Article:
## Introduction

In the world of machine learning, speed can be a game-changer. Faster training times mean more iterations, better models, and increased productivity. While libraries like scikit-learn have long been the go-to choice for traditional CPU-based machine learning, A less know library which is promising significant speed improvements by leveraging the power of GPUs (Graphics Processing Units) for Machine Learning models is called cuML.

In this blog, we will explore cuML, its features, and compare it with scikit-learn. We'll create an artificial dataset, sufficiently large to showcase the dramatic training speed difference between these two libraries.

## What is cuML?

### A Brief Overview

cuML is an open-source machine learning library built by NVIDIA, designed specifically to harness GPU acceleration for various machine learning tasks. It's an integral part of the RAPIDS suite of open-source libraries, which focuses on accelerating data science pipelines end-to-end.

cuML provides GPU-accelerated implementations of a wide range of machine learning algorithms, including:

Linear and Logistic Regression

k-Nearest Neighbors (k-NN)

Principal Component Analysis (PCA)

Random Forests

Support Vector Machines (SVM)

And many more!

### Why GPUs?

Unlike CPUs, GPUs are designed to handle parallel processing efficiently. This makes them exceptionally well-suited for machine learning tasks, where many operations can be parallelized. cuML taps into this parallelism to perform computations significantly faster than CPU-based libraries like scikit-learn. If you want to learn more about how to use sklearn library I would recommend taking this course __Getting Started with Scikit-Learn: A Beginner's Guide to ML____.__

## Setting Up the Experiment

Before diving into the comparison, let's set up our environment and create a suitable dataset for the task. For easy setup we are using the Google Colab with a GPU which is free to use subject to availability. Now Google Colab comes with a set of preinstalled libraries such as sklearn etc... so we don't have to install it, but we will have to install the cuML library into the environment. To install run the below commands

```
# This get the RAPIDS-Colab install files and test check your GPU. Run # this and the next cell only.
# Please read the output of this cell. If your Colab Instance is not # RAPIDS compatible, it will warn you and give you remediation steps.
!git clone https://github.com/rapidsai/rapidsai-csp-utils.git
!python rapidsai-csp-utils/colab/pip-install.py
```

Once installed we will import the required libraries.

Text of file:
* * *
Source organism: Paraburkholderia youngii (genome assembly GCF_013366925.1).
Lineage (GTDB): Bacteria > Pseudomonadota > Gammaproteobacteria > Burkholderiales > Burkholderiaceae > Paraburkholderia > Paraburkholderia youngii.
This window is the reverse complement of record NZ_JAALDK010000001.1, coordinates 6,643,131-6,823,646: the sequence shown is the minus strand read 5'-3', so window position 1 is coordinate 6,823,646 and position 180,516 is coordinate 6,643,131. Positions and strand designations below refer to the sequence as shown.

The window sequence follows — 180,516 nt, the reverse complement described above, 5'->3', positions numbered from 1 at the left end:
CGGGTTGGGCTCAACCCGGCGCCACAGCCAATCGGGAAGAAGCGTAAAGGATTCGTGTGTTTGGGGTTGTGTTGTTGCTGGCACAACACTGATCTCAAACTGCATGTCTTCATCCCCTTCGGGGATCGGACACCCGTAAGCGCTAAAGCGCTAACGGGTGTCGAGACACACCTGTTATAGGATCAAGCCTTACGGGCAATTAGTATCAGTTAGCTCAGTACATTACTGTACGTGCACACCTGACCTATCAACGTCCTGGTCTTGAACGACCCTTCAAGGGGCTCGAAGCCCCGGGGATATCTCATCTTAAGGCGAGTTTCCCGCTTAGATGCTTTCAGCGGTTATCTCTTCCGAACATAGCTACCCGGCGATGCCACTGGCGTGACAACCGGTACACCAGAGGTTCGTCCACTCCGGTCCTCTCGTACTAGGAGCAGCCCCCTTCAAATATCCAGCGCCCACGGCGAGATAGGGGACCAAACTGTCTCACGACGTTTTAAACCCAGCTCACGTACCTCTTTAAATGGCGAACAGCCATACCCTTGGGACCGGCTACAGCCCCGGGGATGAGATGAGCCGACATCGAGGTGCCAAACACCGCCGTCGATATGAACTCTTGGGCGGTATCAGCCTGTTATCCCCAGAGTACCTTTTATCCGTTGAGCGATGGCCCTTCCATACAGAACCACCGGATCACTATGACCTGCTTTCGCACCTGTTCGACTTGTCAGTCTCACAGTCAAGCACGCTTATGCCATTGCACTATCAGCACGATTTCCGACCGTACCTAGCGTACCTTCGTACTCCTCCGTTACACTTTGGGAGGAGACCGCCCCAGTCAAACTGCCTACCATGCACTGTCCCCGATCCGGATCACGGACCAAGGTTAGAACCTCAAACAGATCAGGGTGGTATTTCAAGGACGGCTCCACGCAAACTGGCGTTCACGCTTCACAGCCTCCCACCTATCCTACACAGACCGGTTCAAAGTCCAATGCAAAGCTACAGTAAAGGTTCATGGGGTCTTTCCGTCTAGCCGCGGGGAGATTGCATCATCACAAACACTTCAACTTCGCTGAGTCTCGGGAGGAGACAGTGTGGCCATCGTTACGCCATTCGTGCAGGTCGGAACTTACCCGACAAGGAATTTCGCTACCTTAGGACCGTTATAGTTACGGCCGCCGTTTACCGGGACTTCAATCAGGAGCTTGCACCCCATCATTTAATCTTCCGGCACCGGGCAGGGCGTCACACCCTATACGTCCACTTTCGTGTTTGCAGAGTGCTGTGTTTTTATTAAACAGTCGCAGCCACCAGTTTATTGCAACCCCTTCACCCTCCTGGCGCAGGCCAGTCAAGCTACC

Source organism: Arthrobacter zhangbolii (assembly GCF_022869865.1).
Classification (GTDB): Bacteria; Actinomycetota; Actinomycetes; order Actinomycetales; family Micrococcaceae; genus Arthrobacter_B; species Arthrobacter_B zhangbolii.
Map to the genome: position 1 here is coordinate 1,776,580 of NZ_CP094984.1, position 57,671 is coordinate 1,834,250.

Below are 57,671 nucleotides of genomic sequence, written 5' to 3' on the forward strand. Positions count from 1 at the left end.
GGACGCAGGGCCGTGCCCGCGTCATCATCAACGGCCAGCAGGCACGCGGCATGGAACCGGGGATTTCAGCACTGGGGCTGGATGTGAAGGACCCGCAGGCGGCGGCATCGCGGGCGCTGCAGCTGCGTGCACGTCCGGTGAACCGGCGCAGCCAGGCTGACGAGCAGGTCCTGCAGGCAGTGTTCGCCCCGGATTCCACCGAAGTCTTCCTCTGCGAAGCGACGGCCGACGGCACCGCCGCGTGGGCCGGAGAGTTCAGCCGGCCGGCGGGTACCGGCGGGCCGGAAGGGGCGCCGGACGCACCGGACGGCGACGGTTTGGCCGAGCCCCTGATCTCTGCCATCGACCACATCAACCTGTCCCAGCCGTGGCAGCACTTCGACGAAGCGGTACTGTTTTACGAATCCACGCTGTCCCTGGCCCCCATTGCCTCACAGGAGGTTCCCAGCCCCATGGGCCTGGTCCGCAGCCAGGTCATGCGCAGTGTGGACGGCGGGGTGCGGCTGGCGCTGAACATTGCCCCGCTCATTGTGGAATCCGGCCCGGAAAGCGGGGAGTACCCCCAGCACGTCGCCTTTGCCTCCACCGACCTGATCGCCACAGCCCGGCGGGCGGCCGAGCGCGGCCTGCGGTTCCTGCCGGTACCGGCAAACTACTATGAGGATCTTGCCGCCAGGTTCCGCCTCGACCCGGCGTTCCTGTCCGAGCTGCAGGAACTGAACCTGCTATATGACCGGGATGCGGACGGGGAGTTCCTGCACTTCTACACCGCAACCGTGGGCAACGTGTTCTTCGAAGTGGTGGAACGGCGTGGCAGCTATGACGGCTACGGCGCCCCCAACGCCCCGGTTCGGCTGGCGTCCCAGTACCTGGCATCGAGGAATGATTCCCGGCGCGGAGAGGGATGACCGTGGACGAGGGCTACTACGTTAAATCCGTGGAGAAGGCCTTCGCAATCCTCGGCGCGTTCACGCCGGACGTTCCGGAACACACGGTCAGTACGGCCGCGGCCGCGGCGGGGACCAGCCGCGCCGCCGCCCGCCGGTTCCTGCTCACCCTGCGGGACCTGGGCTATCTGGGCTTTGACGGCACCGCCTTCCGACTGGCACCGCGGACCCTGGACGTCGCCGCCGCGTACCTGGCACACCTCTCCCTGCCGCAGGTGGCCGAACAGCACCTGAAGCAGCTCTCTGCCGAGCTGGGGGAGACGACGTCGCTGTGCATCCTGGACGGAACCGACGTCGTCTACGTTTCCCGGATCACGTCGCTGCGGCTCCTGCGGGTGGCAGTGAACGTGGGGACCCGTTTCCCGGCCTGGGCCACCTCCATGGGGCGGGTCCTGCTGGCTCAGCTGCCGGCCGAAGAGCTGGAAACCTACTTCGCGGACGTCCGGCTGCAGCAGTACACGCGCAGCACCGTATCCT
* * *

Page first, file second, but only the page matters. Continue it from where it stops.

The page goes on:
First we import the cuML library and check the version

```
import cuml
cuml.__version__
```

`## Ouput - 23.10.00`

Then we import the other libraries

```
import sklearn
import numpy as np
import time
import warnings
# Filter warnings
warnings.filterwarnings('ignore')
```

Now we prepare an artificial large dataset so that we can compare the time it takes for training all the model.

```
# Create an artificial dataset with a million samples
n_samples = 10**6
n_features = 50
X = np.random.rand(n_samples, n_features)
y = np.random.randint(0, 2, n_samples)
```

Now let us begin the comparison between the cuML and Sklearn ML models. For the sake the keeping it small we are only comparing some of the most used models in ML such as Linear Regression, PCA, K-Means, Random Forest and Support Vector Machine.

### Linear Regression

Implement the cuML Linear Regression for this if you are familiar with sklearn library you can write it easily as cuML library, model and other features are deigned to replicate similar structure to sklearn library.

cuML:

```
from cuml.linear_model import LinearRegression
# Create a cuML Linear Regression model
cu_linear_reg = LinearRegression()
# Start measuring time
start_time = time.time()
# Fit the model
cu_linear_reg.fit(X, y)
# End measuring time
cu_time = time.time() - start_time
print(f"cuML Linear Regression Training Time: {cu_time} seconds")
## output - cuML Random Forest Training Time: 11.54811429977417 seconds
```

Sklearn:

```
from sklearn.linear_model import LinearRegression
# Create an sklearn Linear Regression model
sk_linear_reg = LinearRegression()
# Start measuring time
start_time = time.time()
# Fit the model
sk_linear_reg.fit(X, y)
# End measuring time
sk_time = time.time() - start_time
print(f"scikit-learn Linear Regression Training Time: {sk_time} seconds")
## output - scikit-learn Linear Regression Training Time: 4.479902744293213 seconds
```

As you can see the for linear regression for this dataset both the models are able to perform similarly because Linear regression is a relatively simple machine learning algorithm, and both cuML and scikit-learn are highly optimized for such tasks. The specific operations involved in linear regression, such as matrix inversion and matrix multiplication, can be efficiently parallelized and executed on GPUs, which benefits cuML. However, for linear regression, the additional parallelization capabilities of GPUs may not provide a significant advantage over CPU-based implementations. As a result, cuML and scikit-learn demonstrate similar performance in terms of training time. Also the size of dataset was not large enough really utilize speed benefit from the parallelization

### k-Nearest Neighbors (k-NN)

Now we implement the KNN for both cuML and Sklearn

cuML:

```
from cuml.neighbors import KNeighborsClassifier
# Create a cuML k-NN classifier
cu_knn = KNeighborsClassifier(n_neighbors=5)
# Start measuring time